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In machine learning, for a given input instances you get an output what are present at the same time. But in stock market you have to predict the next price based on previous inputs. So if you want to predict the next price (output) with machine learning, how you do it lacking new input instances (for example: high price, low price, open price, close price, volume, etc.)?
I want to use a simple example to be clear what I want to understand here.

For example :

I use high price, low price, open price and volume as inputs and close price as output. I train the algorithm with input-output samples. Then I want to predict an output (close price). But the problem is that inputs and output appears together so this way I can`t predict the next price because it has already appeared with inputs. So how is that, how do they apply?

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    $\begingroup$ Learn this one weird kernel trick. Stockbrokers hate him! $\endgroup$ – Kodiologist Aug 20 '16 at 5:31
  • $\begingroup$ @Kodiologist, I've read a few times about this "weird kernel trick" joke. Is it a meme among statisticians? Ps I know what's a "kernel trick". I'm specifically referring to the joke. $\endgroup$ – DeltaIV Aug 20 '16 at 6:21
  • $\begingroup$ The title makes this sound to be overly broad, about finance, and a duplicate of stats.stackexchange.com/questions/21395, but the actual issue seems on-topic. Can you edit this to clarify that the question is about how to predict future outputs when future inputs have not appeared (though that may be duplicate too, but finding a duplicate would give you useful answers). Also, I don't understand in the example how the next price "has already appeared with inputs". $\endgroup$ – Juho Kokkala Aug 20 '16 at 8:54
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    $\begingroup$ @JuhoKokkala, good points. I think the question is pretty simple, and I answered it as such. Let us see if that satisfies the OP. $\endgroup$ – Richard Hardy Aug 20 '16 at 8:58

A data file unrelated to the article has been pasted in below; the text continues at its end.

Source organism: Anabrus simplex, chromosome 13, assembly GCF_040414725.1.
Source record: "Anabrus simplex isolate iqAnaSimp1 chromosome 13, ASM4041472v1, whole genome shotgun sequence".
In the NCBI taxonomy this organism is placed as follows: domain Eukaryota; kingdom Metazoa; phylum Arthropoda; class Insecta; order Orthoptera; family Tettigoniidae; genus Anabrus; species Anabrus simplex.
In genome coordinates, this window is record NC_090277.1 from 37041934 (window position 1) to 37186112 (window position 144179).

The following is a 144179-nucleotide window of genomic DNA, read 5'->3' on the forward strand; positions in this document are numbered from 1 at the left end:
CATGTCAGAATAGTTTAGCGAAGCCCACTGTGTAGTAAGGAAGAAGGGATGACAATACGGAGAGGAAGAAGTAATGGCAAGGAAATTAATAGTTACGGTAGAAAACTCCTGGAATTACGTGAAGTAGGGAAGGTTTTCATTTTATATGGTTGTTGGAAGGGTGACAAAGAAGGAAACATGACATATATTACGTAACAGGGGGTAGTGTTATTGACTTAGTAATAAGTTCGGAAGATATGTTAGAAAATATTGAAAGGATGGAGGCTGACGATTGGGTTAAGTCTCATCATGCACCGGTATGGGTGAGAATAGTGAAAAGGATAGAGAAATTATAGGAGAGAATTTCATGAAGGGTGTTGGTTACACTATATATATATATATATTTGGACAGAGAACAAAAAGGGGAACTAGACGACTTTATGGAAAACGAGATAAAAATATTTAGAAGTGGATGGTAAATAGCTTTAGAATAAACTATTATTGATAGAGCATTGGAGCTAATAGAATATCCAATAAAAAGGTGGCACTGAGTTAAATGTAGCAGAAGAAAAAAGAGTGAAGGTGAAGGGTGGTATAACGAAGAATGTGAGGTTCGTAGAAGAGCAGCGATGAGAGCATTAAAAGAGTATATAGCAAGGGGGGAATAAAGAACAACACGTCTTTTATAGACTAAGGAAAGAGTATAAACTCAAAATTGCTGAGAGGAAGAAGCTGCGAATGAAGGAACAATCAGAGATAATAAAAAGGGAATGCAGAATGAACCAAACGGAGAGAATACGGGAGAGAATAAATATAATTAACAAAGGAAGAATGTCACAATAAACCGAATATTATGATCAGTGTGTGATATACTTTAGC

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    $\begingroup$ @DeltaIV See en.wikipedia.org/wiki/One_weird_trick_advertisements, knowyourmeme.com/memes/trainers-hate-him. $\endgroup$ – Kodiologist Aug 20 '16 at 14:15
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If you want to predict future values knowing only the current and past values, that is also how you specify the model. If the variable of interest is $y$ and the variables that can be used for prediction are $x_1,\dotsc,x_K$, you formulate the model as

$$ y_{t+1} = f(x_{1,t},\dotsc,x_{K,t},\dotsc,x_{1,t-p},\dotsc,x_{K,t-p}) + \varepsilon_{t+1} $$

for some maximum lag $p$, where $f$ is the function the machine learning algorithm is trying to learn and $\varepsilon$ is something unpredictable. This way you can predict future $y_{t+1}$ using data that is available today (at time $t$).

When training your model, you will have a sample spanning $1,\dotsc,T$. Then your $t$ runs from $p+1$ to $T-1$ in the training sample. You can verify that by noticing that for $t<p+1$ or $t>T-1$ you would have to use data that you do not have within $1,\dotsc,T$.

Once you have formulated the model, training and prediction goes as usual.

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Recurrent Neural Networks are quite well suited for this job.

Let's say we have an LSTM Recurrent Neural Network with 1 layer and 128 hidden units. Instead of predicting price at t+1 based on ohlc data, and then t+2 based on ohlc data up until t in addition to the output of t+1, you can use a dense layer to map those 128 hidden units to, let's say, 48 dense outputs, where 48 is the number of hours we want to predict.

I am using this approach with a pretty good success rate in terms of accuracy.

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